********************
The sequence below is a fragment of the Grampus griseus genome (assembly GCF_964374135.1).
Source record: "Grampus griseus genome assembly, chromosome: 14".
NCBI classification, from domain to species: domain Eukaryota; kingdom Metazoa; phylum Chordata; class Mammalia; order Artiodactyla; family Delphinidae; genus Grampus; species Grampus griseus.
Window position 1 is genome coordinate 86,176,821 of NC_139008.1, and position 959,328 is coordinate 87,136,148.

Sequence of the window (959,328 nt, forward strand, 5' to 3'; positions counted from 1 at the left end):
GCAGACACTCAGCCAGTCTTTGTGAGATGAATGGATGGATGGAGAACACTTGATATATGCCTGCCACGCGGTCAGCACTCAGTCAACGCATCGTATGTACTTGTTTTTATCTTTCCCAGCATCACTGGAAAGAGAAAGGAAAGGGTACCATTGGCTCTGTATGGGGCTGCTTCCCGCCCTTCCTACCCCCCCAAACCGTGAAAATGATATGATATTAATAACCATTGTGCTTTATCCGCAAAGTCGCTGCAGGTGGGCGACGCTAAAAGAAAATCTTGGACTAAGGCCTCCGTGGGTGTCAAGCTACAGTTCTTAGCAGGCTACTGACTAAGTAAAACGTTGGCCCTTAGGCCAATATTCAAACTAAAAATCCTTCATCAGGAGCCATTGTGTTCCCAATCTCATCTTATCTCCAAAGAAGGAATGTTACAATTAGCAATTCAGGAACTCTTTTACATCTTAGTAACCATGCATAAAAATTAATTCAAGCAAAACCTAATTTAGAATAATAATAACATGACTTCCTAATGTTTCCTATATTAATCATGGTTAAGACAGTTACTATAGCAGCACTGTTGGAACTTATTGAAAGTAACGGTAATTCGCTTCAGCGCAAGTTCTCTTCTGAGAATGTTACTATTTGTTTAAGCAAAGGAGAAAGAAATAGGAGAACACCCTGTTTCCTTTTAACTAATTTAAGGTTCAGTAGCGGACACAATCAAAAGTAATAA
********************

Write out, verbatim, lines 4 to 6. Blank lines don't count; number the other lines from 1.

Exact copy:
Window position 1 is genome coordinate 86,176,821 of NC_139008.1, and position 959,328 is coordinate 87,136,148.

Sequence of the window (959,328 nt, forward strand, 5' to 3'; positions counted from 1 at the left end):
GCAGACACTCAGCCAGTCTTTGTGAGATGAATGGATGGATGGAGAACACTTGATATATGCCTGCCACGCGGTCAGCACTCAGTCAACGCATCGTATGTACTTGTTTTTATCTTTCCCAGCATCACTGGAAAGAGAAAGGAAAGGGTACCATTGGCTCTGTATGGGGCTGCTTCCCGCCCTTCCTACCCCCCCAAACCGTGAAAATGATATGATATTAATAACCATTGTGCTTTATCCGCAAAGTCGCTGCAGGTGGGCGACGCTAAAAGAAAATCTTGGACTAAGGCCTCCGTGGGTGTCAAGCTACAGTTCTTAGCAGGCTACTGACTAAGTAAAACGTTGGCCCTTAGGCCAATATTCAAACTAAAAATCCTTCATCAGGAGCCATTGTGTTCCCAATCTCATCTTATCTCCAAAGAAGGAATGTTACAATTAGCAATTCAGGAACTCTTTTACATCTTAGTAACCATGCATAAAAATTAATTCAAGCAAAACCTAATTTAGAATAATAATAACATGACTTCCTAATGTTTCCTATATTAATCATGGTTAAGACAGTTACTATAGCAGCACTGTTGGAACTTATTGAAAGTAACGGTAATTCGCTTCAGCGCAAGTTCTCTTCTGAGAATGTTACTATTTGTTTAAGCAAAGGAGAAAGAAATAGGAGAACACCCTGTTTCCTTTTAACTAATTTAAGGTTCAGTAGCGGACACAATCAAAAGTAATAA